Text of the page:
The very short version is this. Britain rose to preeminence in the mid-19th Century and started the 20th Century as a very wealthy and influential world power. It lost its Empire and became a second rate power as a result of costly participation in major wars. Some of this decline was inevitable, possibly. But the way it happened was not. Britain had two distinct groups of security challenges, (1) policing its Empire and the Empire’s frontiers, and (2) deterring and if necessary defeating major-power threats to its Empire or to Britain’s home island itself. It did the first task decently well and cost-effectively and humanely, at least in comparison to other colonial powers. But as a consequence of the disastrous human and material costs, and initial defeats, in the major wars it was compelled to fight, Britain could no longer sustain its Imperial enterprise. The British failed to master what Biddle calls medium- to high-intensity war. They failed to make the necessary investment to build continental-scale military forces prior to either world war. Despite early, episodic insights into modern warfare, the British failed to develop appropriate doctrine or equipment and failed to teach, buy and train as needed. The lessons about charging machine guns that they taught the Sudanese dervishes at Omdurman were lost on them. (See Daniel R. Headrick’sThe Tools of Empire: Technology and European Imperialism in the Nineteenth Century.) The lessons they learned about attacking infantry armed with magazine rifles, which they learned the hard way from the Boers (and which were captured in Swinton’s Defense of Duffer’s Drift) were lost. The British thus failed to acquire an army which could deter Germany in 1914, or which could fight as effectively as possible if committed to battle.
The British by the end of World War I had made huge strides in developing doctrine, tactics and equipment (e.g. tanks, which they invented) needed to survive and to attack and to prevail in modern warfare. (See Paddy Griffith’s Battle Tactics of the Western Front: The British Army’s Art of Attack, 1916-18.) The British proceeded to squander all of this knowledge, won at the cost of hundreds of thousands of lives, during the period before World War II. Even the victories of the last 100 days in 1918 were forgotten as soon as possible and only the massacre on the Somme was remembered. In light of these memories and its pre-existing biases, the possibility of fighting the Third Reich was greeted in the 1930s with horror. The British leadership recoiled from that prospect and sought technological panaceas such as “strategic bombing”. So they again failed to create adequate military power to deter war or to wage it in a tolerable fashion if deterrence failed. When they were compelled to go onto the Continent after all in 1939, they had to enter that conflict in a condition even less well-prepared than they had been in 1914. They extemporized, and that doesn’t work against professionals. They were repeatedly smacked silly by the Germans. They never completely got the hang of major, high-intensity war, and the British army generally performed poorly most of the time throughout World War II. The section in Russell A. Hart’s recent masterwork Clash of Arms describes this inter-war failure by Britain in harsh but fair detail. (If you read one work of military history in the next year, read this one.) In other words, the British Army’s institutional bias was a large factor in their disastrous performance in and preparation for the major wars against Germany, both of which they did not so much “win” as barely survive. (A classic book on this topic which I read recently is Michael Howard’s The Continental Commitment: The Dilemma of British Defense Policy in the Era of the Two World Wars.)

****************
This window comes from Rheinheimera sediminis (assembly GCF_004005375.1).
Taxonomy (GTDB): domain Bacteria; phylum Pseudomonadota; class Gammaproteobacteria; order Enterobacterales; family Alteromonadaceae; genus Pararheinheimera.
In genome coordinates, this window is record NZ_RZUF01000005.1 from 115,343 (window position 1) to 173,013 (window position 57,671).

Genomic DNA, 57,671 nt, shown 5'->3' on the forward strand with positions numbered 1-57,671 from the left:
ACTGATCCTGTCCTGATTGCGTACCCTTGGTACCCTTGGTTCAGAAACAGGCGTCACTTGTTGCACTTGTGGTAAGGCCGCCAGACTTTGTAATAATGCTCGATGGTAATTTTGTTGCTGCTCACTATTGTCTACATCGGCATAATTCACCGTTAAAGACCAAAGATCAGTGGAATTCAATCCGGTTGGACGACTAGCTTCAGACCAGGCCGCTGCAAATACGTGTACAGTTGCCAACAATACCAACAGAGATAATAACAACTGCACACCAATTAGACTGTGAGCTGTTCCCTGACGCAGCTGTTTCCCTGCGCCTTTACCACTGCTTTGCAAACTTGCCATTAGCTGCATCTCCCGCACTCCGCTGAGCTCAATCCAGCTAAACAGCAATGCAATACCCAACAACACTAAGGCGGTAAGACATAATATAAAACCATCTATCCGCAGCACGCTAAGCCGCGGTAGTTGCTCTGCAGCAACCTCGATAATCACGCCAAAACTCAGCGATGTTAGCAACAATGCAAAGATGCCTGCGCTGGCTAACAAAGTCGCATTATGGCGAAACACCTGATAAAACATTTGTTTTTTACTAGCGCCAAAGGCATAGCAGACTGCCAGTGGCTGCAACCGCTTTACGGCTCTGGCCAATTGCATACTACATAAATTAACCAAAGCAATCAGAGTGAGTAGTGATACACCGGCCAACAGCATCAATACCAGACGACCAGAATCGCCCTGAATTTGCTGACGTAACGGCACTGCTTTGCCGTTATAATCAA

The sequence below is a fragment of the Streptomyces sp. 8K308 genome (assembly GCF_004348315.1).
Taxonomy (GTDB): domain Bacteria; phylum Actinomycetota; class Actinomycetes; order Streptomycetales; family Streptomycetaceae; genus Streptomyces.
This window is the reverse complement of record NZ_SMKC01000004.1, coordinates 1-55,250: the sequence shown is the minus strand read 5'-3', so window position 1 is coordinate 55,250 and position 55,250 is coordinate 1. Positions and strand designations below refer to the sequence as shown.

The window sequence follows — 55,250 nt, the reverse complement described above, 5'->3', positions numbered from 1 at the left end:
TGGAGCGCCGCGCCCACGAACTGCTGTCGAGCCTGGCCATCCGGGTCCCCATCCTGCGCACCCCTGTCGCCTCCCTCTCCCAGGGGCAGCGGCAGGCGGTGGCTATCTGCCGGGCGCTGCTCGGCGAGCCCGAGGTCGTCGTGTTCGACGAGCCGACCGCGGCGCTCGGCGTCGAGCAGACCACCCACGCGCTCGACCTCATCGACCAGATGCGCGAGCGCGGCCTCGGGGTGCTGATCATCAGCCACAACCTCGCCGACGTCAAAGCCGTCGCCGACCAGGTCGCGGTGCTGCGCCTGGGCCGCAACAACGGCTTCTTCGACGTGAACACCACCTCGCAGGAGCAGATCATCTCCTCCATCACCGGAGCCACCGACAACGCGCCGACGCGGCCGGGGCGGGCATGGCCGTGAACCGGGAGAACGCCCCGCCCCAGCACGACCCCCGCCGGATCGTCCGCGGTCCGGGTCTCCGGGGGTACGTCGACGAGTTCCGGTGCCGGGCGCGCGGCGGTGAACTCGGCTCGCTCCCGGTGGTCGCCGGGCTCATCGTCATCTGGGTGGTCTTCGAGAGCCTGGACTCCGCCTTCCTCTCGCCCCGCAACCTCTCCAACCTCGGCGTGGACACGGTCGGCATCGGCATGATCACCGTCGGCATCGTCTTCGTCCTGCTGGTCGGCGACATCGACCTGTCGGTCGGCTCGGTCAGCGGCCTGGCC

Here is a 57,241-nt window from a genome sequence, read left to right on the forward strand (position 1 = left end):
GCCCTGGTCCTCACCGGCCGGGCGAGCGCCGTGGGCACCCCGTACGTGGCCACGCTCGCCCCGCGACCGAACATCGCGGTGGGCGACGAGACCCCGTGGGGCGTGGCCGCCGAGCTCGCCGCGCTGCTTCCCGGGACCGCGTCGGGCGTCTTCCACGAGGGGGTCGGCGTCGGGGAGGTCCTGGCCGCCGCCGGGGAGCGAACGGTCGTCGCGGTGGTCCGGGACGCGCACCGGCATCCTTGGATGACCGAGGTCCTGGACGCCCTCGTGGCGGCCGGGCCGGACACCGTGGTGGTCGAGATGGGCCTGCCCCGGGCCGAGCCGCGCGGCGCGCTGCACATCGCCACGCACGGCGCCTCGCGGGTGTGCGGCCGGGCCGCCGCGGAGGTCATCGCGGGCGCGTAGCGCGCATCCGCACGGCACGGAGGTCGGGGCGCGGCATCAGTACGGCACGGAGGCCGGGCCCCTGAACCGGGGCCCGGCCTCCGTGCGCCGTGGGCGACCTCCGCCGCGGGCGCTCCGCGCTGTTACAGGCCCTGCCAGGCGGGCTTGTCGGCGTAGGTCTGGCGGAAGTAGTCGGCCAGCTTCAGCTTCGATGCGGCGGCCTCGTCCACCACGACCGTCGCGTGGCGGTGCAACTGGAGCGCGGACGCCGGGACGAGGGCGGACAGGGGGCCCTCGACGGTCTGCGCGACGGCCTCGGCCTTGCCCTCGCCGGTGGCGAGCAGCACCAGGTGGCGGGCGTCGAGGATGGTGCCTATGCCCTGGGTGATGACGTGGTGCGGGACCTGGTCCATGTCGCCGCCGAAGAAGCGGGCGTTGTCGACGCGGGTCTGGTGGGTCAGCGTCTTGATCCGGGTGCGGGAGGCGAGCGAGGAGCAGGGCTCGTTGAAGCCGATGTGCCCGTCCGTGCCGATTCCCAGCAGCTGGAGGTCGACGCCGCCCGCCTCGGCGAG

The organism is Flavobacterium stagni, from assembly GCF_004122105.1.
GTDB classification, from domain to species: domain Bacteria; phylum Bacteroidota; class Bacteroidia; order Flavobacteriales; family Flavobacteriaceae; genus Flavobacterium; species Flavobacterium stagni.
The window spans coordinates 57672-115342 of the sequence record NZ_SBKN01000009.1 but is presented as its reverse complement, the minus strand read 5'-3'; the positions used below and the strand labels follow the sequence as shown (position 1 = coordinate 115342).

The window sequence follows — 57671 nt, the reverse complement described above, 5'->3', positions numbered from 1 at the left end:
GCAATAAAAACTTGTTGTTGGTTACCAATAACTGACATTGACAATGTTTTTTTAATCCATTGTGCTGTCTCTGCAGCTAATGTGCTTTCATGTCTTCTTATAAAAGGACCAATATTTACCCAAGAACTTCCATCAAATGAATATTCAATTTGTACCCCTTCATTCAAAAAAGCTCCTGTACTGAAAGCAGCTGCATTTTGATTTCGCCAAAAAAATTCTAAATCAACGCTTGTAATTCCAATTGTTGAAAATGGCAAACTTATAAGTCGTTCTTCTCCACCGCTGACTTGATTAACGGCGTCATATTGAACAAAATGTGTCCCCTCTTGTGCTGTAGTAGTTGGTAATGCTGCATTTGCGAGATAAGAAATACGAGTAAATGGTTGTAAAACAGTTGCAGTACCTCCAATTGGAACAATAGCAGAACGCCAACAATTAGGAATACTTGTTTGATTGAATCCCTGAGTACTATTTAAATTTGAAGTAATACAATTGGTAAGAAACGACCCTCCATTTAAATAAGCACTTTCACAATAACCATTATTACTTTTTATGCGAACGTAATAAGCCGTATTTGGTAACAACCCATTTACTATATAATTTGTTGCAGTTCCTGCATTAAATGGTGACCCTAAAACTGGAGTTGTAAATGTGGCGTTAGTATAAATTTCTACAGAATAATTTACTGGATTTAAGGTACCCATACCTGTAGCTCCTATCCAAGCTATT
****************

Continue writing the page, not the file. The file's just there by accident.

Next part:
The United States must not and will not follow in Britain’s path, of course. We must always maintain Leviathan and keep it current and devote the human and material resources needed to make Leviathan second to none. We must always have a force which can deter conventional war, or prevail if deterrence fails, or make credible threats and deliver on those threats if necessary. We are however, faced with the challenging task of learning to do things Leviathan cannot do, things that the British used to do fairly well — police and build institutions in what Barnett calls the Gap.